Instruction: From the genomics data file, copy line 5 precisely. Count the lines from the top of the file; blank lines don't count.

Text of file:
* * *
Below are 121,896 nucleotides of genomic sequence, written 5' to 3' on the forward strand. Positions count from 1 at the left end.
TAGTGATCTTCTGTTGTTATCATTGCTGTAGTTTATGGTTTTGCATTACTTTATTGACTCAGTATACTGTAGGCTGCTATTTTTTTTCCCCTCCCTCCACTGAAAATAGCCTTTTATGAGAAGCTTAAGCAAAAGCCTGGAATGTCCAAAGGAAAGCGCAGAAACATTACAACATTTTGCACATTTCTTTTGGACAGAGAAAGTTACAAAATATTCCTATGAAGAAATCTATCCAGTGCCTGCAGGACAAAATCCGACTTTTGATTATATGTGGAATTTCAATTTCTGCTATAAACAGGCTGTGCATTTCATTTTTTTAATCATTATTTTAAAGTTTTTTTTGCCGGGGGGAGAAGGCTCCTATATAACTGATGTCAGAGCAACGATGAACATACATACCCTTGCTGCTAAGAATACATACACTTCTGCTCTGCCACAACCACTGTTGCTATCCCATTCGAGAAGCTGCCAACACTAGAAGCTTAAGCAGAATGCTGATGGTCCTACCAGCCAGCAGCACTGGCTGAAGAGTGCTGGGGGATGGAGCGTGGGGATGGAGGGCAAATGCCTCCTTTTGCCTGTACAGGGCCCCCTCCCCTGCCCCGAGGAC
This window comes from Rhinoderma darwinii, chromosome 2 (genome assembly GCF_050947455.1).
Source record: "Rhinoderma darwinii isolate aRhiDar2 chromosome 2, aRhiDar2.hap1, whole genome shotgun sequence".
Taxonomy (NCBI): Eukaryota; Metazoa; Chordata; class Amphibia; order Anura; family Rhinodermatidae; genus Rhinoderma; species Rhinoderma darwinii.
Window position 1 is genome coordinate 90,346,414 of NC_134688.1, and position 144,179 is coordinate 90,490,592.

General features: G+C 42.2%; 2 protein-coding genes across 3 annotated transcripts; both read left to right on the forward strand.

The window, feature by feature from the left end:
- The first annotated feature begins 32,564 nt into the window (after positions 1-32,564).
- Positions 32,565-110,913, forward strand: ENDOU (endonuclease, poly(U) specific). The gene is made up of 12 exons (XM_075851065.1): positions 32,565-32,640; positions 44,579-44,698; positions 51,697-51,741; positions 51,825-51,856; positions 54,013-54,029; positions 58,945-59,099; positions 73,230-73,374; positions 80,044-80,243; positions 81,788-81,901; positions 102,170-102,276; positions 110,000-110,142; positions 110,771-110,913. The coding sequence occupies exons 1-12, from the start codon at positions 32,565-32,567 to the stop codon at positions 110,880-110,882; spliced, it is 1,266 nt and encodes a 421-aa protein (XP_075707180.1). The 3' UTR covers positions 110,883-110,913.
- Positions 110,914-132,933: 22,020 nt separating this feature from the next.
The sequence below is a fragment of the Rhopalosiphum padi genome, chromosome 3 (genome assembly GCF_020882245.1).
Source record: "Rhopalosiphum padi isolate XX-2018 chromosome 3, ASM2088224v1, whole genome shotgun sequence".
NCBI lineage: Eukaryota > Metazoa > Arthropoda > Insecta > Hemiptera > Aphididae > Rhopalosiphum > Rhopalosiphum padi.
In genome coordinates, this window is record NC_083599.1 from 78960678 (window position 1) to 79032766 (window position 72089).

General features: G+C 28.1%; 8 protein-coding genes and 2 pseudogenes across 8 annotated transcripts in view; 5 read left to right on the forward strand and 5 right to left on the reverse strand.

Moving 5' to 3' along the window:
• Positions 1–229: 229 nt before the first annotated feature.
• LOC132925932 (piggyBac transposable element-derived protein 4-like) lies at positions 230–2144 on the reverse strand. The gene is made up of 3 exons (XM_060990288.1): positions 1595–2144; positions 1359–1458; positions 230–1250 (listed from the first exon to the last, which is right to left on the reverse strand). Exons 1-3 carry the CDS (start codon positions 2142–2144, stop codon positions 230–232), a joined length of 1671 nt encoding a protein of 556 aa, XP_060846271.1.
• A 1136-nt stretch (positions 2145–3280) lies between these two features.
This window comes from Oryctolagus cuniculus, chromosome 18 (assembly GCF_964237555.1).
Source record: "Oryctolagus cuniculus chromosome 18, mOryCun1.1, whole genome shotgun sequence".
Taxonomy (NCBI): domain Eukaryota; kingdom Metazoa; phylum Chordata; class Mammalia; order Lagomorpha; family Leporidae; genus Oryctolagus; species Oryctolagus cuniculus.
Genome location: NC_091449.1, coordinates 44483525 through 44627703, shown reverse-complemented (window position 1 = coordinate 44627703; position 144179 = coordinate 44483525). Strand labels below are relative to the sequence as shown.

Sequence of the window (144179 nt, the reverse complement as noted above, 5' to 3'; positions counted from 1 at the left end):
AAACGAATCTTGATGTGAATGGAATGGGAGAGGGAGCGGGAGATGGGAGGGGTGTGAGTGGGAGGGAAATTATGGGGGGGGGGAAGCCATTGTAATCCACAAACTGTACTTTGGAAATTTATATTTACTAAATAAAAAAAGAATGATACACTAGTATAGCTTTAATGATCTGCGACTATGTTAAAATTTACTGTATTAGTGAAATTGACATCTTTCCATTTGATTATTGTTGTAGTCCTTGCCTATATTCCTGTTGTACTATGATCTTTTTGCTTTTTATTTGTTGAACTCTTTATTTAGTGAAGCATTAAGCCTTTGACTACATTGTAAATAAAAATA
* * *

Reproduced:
Taxonomy (NCBI): Eukaryota; Metazoa; Chordata; class Amphibia; order Anura; family Rhinodermatidae; genus Rhinoderma; species Rhinoderma darwinii.